TBILISI (AFP)—An elderly Georgian woman who allegedly shut off internet service in her country and neighboring Armenia while scavenging for copper cable is facing charges that could lead to three years in prison.
In an interview the woman tearfully insisted she was innocent and said she had never heard of the web.
Authorities say 75-year-old Hayastan Shakaryan severed a fiber optic cable on March 28, shutting off the information highway in much of Georgia and all of Armenia for several hours. The cable ran parallel to a railroad track in eastern Georgia where she was allegedly scavenging.
Georgian Interior Ministry spokesman Zurab Gvenetadze she has been charged with property destruction, which carries a sentence of up to three years, but it’s probable she would get a lighter sentence because of her age.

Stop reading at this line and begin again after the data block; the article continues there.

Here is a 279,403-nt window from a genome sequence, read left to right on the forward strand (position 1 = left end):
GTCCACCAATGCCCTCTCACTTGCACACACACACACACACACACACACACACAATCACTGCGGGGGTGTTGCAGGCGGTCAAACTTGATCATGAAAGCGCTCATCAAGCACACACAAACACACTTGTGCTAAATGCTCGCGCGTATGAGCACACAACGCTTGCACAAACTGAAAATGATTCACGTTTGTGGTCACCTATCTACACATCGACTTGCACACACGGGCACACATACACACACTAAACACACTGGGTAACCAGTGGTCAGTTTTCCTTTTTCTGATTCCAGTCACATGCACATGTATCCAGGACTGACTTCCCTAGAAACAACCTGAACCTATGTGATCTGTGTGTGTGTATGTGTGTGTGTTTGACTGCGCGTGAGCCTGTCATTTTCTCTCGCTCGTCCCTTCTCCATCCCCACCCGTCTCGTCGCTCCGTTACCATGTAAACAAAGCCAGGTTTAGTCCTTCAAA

Shakarian, a Georgian of Armenian origin, told AFP that she was just a “poor old woman” who was not capable of committing such a crime.
“I did not cut this cable. Physically, I could not do it,” she said, repeatedly bursting into tears as she spoke.
Shakarian, who lives in the poverty-stricken Georgian village of Armazi, around 15 kilometers from the capital Tbilisi, said that she had only been collecting firewood.
“I have no idea what the internet is,” she added.
“My mother is innocent. She is crying all the time. She is so scared,” said her son, Sergo Shakarian.
The Georgian interior ministry said that despite her claims to innocence, Shakarian had already confessed to cutting the fiber-optic cable.
The incident on March 28 provoked lengthy debates on global internet discussion forums after it was widely publicized this week.
Around 800 people posted comments about the case on the Engadget technology website, some arguing that the authorities should show leniency because of Shakarian’s age and her impoverished situation.
The company that owns the fiber-optic cable, Georgian Railway Telecom, said that the damage was serious, causing 90 per cent of private and corporate internet users in neighboring Armenia to lose access for nearly 12 hours while also hitting Georgian Internet service providers.